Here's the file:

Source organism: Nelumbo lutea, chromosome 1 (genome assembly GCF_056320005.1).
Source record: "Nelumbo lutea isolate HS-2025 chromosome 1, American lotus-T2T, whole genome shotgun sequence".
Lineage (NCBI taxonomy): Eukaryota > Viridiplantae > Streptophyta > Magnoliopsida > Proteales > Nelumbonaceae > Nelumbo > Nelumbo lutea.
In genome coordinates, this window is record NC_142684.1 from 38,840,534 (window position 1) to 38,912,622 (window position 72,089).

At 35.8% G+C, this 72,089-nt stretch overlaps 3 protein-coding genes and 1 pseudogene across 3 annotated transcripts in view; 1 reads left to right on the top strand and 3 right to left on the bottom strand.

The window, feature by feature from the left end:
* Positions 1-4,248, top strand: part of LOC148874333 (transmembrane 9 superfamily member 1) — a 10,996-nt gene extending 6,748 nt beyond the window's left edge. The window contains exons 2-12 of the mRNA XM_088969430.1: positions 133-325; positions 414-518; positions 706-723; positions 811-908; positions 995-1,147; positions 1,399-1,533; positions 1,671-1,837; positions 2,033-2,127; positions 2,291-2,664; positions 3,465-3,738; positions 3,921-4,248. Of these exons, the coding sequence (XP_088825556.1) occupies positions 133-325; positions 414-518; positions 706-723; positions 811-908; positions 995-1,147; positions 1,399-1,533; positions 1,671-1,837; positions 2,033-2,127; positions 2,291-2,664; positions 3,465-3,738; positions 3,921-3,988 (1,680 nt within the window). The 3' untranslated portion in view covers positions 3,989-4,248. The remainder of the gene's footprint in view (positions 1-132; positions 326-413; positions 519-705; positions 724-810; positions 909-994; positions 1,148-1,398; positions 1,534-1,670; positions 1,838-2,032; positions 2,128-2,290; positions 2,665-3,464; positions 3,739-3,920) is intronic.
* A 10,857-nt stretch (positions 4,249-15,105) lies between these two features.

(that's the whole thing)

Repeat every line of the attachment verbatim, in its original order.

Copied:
Source organism: Nelumbo lutea, chromosome 1 (genome assembly GCF_056320005.1).
Source record: "Nelumbo lutea isolate HS-2025 chromosome 1, American lotus-T2T, whole genome shotgun sequence".
Lineage (NCBI taxonomy): Eukaryota > Viridiplantae > Streptophyta > Magnoliopsida > Proteales > Nelumbonaceae > Nelumbo > Nelumbo lutea.
In genome coordinates, this window is record NC_142684.1 from 38,840,534 (window position 1) to 38,912,622 (window position 72,089).

At 35.8% G+C, this 72,089-nt stretch overlaps 3 protein-coding genes and 1 pseudogene across 3 annotated transcripts in view; 1 reads left to right on the top strand and 3 right to left on the bottom strand.

The window, feature by feature from the left end:
* Positions 1-4,248, top strand: part of LOC148874333 (transmembrane 9 superfamily member 1) — a 10,996-nt gene extending 6,748 nt beyond the window's left edge. The window contains exons 2-12 of the mRNA XM_088969430.1: positions 133-325; positions 414-518; positions 706-723; positions 811-908; positions 995-1,147; positions 1,399-1,533; positions 1,671-1,837; positions 2,033-2,127; positions 2,291-2,664; positions 3,465-3,738; positions 3,921-4,248. Of these exons, the coding sequence (XP_088825556.1) occupies positions 133-325; positions 414-518; positions 706-723; positions 811-908; positions 995-1,147; positions 1,399-1,533; positions 1,671-1,837; positions 2,033-2,127; positions 2,291-2,664; positions 3,465-3,738; positions 3,921-3,988 (1,680 nt within the window). The 3' untranslated portion in view covers positions 3,989-4,248. The remainder of the gene's footprint in view (positions 1-132; positions 326-413; positions 519-705; positions 724-810; positions 909-994; positions 1,148-1,398; positions 1,534-1,670; positions 1,838-2,032; positions 2,128-2,290; positions 2,665-3,464; positions 3,739-3,920) is intronic.
* A 10,857-nt stretch (positions 4,249-15,105) lies between these two features.